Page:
No More Butts: Butt we can all do something, here’s how

No More Butts is a not for profit with a vision for a cigarette butt-free environment. The WWF estimates that 8 billion cigarette butts are thoughtlessly discarded in Australia each year and they are also the most common type of ocean rubbish. Cigarette butts take at least 15 years to break down, while also leaching toxic chemicals into our oceans and waterways. In this week’s episode we chat with the founder of No More Butts, Shannon Mead, who talks in depth about the catalyst that prompted him to start No More Butts. He also comments on the catastrophic and often unnoticed effect cigarettes butts are having on the environment and what his organisation is doing to stop it.

 

 

Shannon talks about the common misconceptions people have about cigarette butts, these “toxic little beasts” as he calls them, often go unnoticed by the public. Many smokers and non-smokers believe their cigarette butts are made of cotton but in actual fact they’re made from many types of plastic, toxic to both smokers and the environment. This common misunderstanding is one of the reasons why cigarette butts have now spread so prolifically throughout the environment and is why the work that No More Butts is doing is so important.   

No More Butts employs a multi-stage process in their fight against the littering of cigarette butts. Dubbed the 5 R’s of Retrieval, Re-education, Research, Recycle and Reward, this detailed and broad strategy focusses not just on the collection and reuse of cigarette butts but has a strong focus on education as the greatest tool in the fight against the littering of cigarette butts. If people can understand the impact that their actions are having and then feel some personal accountability, we can stop the stream of litter.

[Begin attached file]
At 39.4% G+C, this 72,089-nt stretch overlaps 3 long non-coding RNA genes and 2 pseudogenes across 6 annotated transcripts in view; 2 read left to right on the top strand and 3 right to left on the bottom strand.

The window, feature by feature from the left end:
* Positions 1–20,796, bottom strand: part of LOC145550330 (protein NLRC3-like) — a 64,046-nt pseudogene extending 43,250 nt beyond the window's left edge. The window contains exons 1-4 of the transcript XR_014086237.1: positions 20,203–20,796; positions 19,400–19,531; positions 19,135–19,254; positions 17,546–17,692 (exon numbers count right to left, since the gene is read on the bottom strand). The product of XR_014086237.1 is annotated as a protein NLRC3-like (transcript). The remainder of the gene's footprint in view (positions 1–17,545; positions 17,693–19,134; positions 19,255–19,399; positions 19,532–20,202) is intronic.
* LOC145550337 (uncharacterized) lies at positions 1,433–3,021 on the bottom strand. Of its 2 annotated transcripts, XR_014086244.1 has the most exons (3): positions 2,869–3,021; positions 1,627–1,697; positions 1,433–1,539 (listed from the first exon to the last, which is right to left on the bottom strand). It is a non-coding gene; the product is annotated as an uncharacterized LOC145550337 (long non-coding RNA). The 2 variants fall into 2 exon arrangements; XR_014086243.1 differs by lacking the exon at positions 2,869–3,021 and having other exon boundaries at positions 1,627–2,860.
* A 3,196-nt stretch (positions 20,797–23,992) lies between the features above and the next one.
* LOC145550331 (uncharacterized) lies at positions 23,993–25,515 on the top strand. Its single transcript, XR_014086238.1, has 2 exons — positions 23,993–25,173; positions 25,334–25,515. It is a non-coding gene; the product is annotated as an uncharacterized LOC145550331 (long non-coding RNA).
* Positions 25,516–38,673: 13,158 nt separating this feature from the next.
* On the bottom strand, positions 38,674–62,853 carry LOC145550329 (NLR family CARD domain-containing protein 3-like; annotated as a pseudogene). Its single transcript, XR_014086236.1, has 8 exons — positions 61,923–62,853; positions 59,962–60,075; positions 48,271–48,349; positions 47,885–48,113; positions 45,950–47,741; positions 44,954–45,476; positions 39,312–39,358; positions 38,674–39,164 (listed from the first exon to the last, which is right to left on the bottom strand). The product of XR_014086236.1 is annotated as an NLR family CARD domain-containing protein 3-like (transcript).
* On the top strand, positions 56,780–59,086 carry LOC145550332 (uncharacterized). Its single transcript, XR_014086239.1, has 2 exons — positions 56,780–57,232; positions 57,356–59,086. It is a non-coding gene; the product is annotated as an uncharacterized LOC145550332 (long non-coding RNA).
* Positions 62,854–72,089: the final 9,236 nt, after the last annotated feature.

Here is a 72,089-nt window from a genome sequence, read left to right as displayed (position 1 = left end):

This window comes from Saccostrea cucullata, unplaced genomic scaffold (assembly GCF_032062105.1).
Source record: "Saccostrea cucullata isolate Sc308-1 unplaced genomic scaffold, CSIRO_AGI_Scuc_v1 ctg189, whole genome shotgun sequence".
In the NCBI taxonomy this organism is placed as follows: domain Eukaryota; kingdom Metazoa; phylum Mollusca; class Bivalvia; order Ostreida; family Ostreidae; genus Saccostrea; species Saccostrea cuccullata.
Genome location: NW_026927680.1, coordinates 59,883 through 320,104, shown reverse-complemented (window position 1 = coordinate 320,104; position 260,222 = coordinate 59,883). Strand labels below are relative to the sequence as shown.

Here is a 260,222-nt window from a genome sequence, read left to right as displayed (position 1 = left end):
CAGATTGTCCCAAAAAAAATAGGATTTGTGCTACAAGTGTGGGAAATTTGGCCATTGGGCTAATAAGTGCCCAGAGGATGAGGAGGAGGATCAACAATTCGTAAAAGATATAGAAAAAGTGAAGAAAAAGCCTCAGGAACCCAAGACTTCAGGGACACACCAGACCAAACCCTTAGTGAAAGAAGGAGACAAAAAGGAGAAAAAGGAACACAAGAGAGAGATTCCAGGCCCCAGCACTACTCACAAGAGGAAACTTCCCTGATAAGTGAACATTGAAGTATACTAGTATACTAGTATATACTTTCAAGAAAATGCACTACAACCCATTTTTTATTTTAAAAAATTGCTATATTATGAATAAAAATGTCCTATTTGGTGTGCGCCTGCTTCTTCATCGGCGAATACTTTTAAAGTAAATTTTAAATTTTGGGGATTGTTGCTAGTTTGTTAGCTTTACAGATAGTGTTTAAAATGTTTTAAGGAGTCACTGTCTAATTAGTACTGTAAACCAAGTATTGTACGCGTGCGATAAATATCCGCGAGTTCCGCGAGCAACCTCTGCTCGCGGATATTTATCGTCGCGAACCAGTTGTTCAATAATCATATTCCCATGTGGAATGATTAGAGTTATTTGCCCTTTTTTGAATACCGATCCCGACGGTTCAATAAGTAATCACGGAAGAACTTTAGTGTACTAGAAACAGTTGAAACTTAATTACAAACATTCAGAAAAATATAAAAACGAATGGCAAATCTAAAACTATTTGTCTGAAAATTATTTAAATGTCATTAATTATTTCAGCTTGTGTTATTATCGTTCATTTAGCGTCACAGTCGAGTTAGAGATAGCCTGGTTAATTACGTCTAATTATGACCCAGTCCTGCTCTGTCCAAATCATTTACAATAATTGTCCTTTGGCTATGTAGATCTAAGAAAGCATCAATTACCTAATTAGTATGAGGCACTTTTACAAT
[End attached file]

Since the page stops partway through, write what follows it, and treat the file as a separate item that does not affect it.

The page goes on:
Shannon also provides some insights into the exciting direction his organisation is heading with cigarette recycling. One of these is through TerraCycle, a company that take these butts, extracts the plastic from them, then uses that plastic to form park benches, tables and portable cigarette ash trays given to problem litterers in the city. Shannon however, also adds an interesting point asking, what now happens to these new products at the end of their life? That is why researchers are looking into ways to fully dissolve the plastic in cigarette butts and detoxify them through mycology i.e., using mushrooms.

 

 

 

These new and innovative solutions have Shannon and the No More Butts team excited and optimistic about a future where cigarette butts don't litter our streets and waterways.

Listen now on Spotify or Apple.